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I think most people have no problem with having to get a permit to film. A one time fee yearly permit would be fine with me as well. That's giving something back to the national lands.
Maybe they can argue that we make a lot more money off the parks than $200 but they also have to realize that professional still photographers pay ZERO, NADA, NOTHING to photograph on our national lands.

How man long lens camera do you see to a video camera with a mattebox? Granted a lot of non-pros use big glass but there were so many professional photographers crammed on the side of the road shooting a coyote den that they had to have a ranger present to direct traffic etc.
I would have been the only one required to pay for a ranger escort as well to make sure my tripod wasn't a tripping hazard and that I was following all the rules.

So, I really don;t want to hear any argument from them until they decide to start charging professional photographers too.

Course, the law says that they can't which is what we're trying tog et changed here.
I think this bill is a fair compromise. The federal lands get some fees back in return, even though I already paid for the park with my taxes. And I can shoot on lands that I paid for without undue financial burden placed on me.
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Old May 3rd, 2008, 01:35 PM   #88
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Do you have any knowledge of how this bill is doing? This link seems to imply that it is dead--no action since February. It does state that it may have been folded into another bill.
Andy Tejral
Railroad Videographer
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Old May 3rd, 2008, 01:40 PM   #89
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Haven't heard a peep.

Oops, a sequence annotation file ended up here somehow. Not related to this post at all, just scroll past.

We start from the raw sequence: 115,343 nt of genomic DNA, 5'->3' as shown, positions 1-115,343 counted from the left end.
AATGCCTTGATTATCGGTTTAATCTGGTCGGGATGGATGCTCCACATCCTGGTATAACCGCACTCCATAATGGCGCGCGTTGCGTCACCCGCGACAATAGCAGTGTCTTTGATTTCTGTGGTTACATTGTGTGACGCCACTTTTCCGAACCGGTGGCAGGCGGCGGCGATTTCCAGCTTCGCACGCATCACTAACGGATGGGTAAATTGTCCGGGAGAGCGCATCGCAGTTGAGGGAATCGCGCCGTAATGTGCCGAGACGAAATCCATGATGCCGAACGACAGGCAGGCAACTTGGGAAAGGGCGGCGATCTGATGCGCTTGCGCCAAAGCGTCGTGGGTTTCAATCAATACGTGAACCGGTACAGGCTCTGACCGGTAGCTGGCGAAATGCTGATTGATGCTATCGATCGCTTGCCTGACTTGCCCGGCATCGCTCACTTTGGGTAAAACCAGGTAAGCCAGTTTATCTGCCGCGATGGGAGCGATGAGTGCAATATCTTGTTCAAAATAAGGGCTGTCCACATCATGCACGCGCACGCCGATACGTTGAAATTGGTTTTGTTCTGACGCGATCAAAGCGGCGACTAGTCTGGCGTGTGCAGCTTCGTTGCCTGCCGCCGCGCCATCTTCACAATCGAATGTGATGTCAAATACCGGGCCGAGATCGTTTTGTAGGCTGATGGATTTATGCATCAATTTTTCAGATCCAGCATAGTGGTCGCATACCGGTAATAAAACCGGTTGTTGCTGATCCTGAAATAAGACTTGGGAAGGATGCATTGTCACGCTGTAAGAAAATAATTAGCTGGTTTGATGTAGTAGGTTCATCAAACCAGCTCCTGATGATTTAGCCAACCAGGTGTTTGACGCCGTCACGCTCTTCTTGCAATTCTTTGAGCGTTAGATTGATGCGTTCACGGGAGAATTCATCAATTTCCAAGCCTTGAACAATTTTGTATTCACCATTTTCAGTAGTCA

I'll see if I can call the two representatives from Iowa that are on the House Agriculture Committee on Monday and see if I can't get them to give it a push.
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Old May 5th, 2008, 10:54 AM   #90
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Thanks for the kind words Jacques. I've left numerous voice mails with the national forest offices out here, and have only gotten one return phone call. There is a chance I might be able to get some leeway because I work for a University (Northern Arizona), and we aren't necessarily using the video for commercial purposes, but I'm not holding my breath.

When I spoke with the Senator's office I made the point that I (and most I've heard from) don't have a problem with the fees, but the issue is that this seems to be such an arbitrary process with no set rules and regs. Something needs to be done to at least sort this mess out so we know for sure who we need to talk to etc.

I'm not sure about other National Forests, but here (Coconino National Forest) I'm going to have to get a permit from EACH ranger district I might shoot in! This means I could theoretically have to deal with up to 5 separate individuals to shoot in locations less than an hour from each other. Even though its one forest, they've given their ranger districts autonomy to make their own decisions. Talk about a HUGE pain! I'll keep you guys updated about any developments I come across.

Good Luck!